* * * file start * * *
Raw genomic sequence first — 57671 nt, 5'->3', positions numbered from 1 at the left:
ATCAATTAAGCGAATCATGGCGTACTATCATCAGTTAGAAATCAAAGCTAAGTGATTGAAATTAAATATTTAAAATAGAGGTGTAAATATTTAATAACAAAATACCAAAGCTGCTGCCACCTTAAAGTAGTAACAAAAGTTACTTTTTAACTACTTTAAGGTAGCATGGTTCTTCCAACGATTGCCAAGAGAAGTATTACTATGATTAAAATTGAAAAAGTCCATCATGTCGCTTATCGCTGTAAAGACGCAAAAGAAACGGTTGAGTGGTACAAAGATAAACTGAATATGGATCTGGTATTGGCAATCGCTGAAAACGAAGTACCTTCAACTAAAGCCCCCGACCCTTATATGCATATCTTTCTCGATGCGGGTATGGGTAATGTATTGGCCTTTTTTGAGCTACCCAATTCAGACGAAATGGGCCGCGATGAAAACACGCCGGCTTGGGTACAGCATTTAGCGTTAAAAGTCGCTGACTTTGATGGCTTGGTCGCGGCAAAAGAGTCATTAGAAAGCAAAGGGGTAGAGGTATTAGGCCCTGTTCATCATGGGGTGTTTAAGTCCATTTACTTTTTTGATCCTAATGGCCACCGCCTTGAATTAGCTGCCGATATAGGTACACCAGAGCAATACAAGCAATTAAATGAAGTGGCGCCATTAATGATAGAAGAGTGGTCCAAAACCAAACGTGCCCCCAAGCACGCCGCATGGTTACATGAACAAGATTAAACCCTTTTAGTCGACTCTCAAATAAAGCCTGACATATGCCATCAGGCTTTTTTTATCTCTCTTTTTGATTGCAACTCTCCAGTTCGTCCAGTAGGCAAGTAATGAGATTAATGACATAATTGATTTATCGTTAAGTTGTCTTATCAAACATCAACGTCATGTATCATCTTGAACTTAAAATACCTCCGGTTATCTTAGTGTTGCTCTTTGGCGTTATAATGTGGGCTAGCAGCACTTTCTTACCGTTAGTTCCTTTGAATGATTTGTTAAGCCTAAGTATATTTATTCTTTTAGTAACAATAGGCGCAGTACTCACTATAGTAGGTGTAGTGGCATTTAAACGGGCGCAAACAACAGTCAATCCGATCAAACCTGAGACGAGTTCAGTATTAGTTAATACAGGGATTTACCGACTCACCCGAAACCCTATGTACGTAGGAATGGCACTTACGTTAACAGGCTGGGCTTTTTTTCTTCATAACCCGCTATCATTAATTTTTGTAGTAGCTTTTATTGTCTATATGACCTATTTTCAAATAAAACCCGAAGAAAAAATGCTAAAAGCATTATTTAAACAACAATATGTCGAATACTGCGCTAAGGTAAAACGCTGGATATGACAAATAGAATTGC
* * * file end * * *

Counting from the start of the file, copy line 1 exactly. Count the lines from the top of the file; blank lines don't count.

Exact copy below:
Raw genomic sequence first — 57671 nt, 5'->3', positions numbered from 1 at the left: